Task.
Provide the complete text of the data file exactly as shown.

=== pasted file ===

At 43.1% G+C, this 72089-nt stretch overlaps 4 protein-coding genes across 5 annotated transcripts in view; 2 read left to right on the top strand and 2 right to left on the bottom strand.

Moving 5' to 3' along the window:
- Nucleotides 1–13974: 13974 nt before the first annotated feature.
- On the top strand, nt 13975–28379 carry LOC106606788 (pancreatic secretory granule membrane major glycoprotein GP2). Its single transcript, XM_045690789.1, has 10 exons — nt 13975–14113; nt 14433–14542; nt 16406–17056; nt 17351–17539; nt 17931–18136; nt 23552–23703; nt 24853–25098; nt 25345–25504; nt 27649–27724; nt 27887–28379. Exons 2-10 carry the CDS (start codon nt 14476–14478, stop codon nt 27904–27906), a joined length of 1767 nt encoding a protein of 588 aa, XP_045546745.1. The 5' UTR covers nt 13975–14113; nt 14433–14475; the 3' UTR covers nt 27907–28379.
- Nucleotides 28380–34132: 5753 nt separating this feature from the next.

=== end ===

At 43.1% G+C, this 72089-nt stretch overlaps 4 protein-coding genes across 5 annotated transcripts in view; 2 read left to right on the top strand and 2 right to left on the bottom strand.

Moving 5' to 3' along the window:
- Nucleotides 1–13974: 13974 nt before the first annotated feature.
- On the top strand, nt 13975–28379 carry LOC106606788 (pancreatic secretory granule membrane major glycoprotein GP2). Its single transcript, XM_045690789.1, has 10 exons — nt 13975–14113; nt 14433–14542; nt 16406–17056; nt 17351–17539; nt 17931–18136; nt 23552–23703; nt 24853–25098; nt 25345–25504; nt 27649–27724; nt 27887–28379. Exons 2-10 carry the CDS (start codon nt 14476–14478, stop codon nt 27904–27906), a joined length of 1767 nt encoding a protein of 588 aa, XP_045546745.1. The 5' UTR covers nt 13975–14113; nt 14433–14475; the 3' UTR covers nt 27907–28379.
- Nucleotides 28380–34132: 5753 nt separating this feature from the next.